Inside Spire: How SmallSats Are Enabling A Successful Startup
[Via Satellite 08-03-2015] Startups often fail, it’s a well-known fact. Space is hard; this is also well known. Put the two together, and the barrier to entry for new satellite companies could appear insurmountable. Fortunately that is not the case. Today satellite companies are popping up all over the world as the miniaturization of technology makes the cost of putting a satellite in space ever more within an entrepreneur’s reach.
The aforementioned phrases remain true, but more startups are succeeding today in space than in the past. Spire is arguably a textbook example of how to build a space company, or a “space data company,” using SmallSats. Founded in 2013 as Nanosatisfi, the company donned its new name in 2014 while concurrently raising $25 million in series A financing. That investment round turned out to be one of three that would bring the startup more than $80 million to build and launch a sensor network of 20 SmallSats and 20 ground stations by the end of 2015. In the ensuing years, Spire plans to bulk out its constellation to more than 100 SmallSats and create a sprawling ground network of 50 stations worldwide. The first launch is scheduled for September.
SmallSats are a critical enabler for Spire’s business plan. Via Satellite spoke with Spire VP Antoine de Chassy to talk about how SmallSats influence the company, from how it creates valuable services to the way it designs sensors to wooing and convincing investors that the company is for real.
The Why of Spire’s SmallSats
De Chassy said Spire is already cash-flow positive with the customer base it has today. These customers, according to him, are attracted to what Spire can offer thanks to the frequency with which the company intends to provide data. Spire’s constellation is designed with GPS Radio Occultation (GPS-RO) sensors for weather data, and Automatic Identification System (AIS) sensors for maritime tracking. Spire plans to provide five times as much weather data and four times more frequently updated maritime data than available in the past — a task that requires rapid revisit rates with global coverage.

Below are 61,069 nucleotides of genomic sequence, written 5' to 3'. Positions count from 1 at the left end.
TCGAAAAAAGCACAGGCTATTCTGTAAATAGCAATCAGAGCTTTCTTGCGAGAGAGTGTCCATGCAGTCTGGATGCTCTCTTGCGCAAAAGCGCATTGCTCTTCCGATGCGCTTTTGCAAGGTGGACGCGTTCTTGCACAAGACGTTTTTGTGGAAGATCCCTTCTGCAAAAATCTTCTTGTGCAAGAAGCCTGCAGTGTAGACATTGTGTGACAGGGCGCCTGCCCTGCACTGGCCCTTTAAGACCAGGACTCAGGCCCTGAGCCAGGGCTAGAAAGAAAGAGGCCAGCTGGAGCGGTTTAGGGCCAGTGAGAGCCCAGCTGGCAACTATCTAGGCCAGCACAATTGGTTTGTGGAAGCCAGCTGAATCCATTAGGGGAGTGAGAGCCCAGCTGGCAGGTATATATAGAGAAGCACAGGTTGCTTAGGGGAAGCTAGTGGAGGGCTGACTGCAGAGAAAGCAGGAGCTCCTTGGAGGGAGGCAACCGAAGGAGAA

“The only way to collect the amount of data we need is from space. The only way to do that is to have more satellites. The only way to have a lot more satellites is nanosats if you want to do it in a viable way,” said de Chassy.
Spire launched four prototype SmallSats to date in order to pave the way for its larger constellation. SmallSats are regularly used for experimental technologies, but that was not their only benefit. Spire’s entire business plan centers around the practicality of such spacecraft. The company builds satellites based on the CubeSat form factor. This, he said, enables creativity in a way that does not balloon costs.
Big Ideas, Small Places
“It’s like jazz music. You can be within a fairly strict harmonic grid and be as creative as you want. But go crazy within that grid. The same is with the CubeSat. We work within the CubeSat so we tell our engineers ‘be the Miles Davis’ of the CubeSat, but think inside the box, actually. The CubeSat is your box. That constrains the cost of development. It does not constrain the innovation,” he said.